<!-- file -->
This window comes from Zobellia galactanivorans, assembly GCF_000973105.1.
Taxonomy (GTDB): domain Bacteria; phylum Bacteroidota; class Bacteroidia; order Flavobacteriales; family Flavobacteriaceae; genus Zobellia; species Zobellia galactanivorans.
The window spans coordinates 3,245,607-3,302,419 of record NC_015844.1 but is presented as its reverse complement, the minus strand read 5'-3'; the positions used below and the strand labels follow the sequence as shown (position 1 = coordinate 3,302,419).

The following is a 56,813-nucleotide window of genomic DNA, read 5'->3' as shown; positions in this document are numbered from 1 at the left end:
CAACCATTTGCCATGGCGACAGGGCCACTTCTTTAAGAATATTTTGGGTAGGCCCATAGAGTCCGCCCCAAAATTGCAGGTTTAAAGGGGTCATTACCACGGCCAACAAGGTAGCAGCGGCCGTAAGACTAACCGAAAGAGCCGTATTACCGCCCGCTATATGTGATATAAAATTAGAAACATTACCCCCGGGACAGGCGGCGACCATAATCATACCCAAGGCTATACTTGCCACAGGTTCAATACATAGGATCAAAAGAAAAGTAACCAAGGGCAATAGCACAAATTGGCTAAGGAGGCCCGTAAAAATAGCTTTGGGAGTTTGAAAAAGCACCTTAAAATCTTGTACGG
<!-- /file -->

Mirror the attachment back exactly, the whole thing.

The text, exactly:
This window comes from Zobellia galactanivorans, assembly GCF_000973105.1.
Taxonomy (GTDB): domain Bacteria; phylum Bacteroidota; class Bacteroidia; order Flavobacteriales; family Flavobacteriaceae; genus Zobellia; species Zobellia galactanivorans.
The window spans coordinates 3,245,607-3,302,419 of record NC_015844.1 but is presented as its reverse complement, the minus strand read 5'-3'; the positions used below and the strand labels follow the sequence as shown (position 1 = coordinate 3,302,419).

The following is a 56,813-nucleotide window of genomic DNA, read 5'->3' as shown; positions in this document are numbered from 1 at the left end:
CAACCATTTGCCATGGCGACAGGGCCACTTCTTTAAGAATATTTTGGGTAGGCCCATAGAGTCCGCCCCAAAATTGCAGGTTTAAAGGGGTCATTACCACGGCCAACAAGGTAGCAGCGGCCGTAAGACTAACCGAAAGAGCCGTATTACCGCCCGCTATATGTGATATAAAATTAGAAACATTACCCCCGGGACAGGCGGCGACCATAATCATACCCAAGGCTATACTTGCCACAGGTTCAATACATAGGATCAAAAGAAAAGTAACCAAGGGCAATAGCACAAATTGGCTAAGGAGGCCCGTAAAAATAGCTTTGGGAGTTTGAAAAAGCACCTTAAAATCTTGTACGG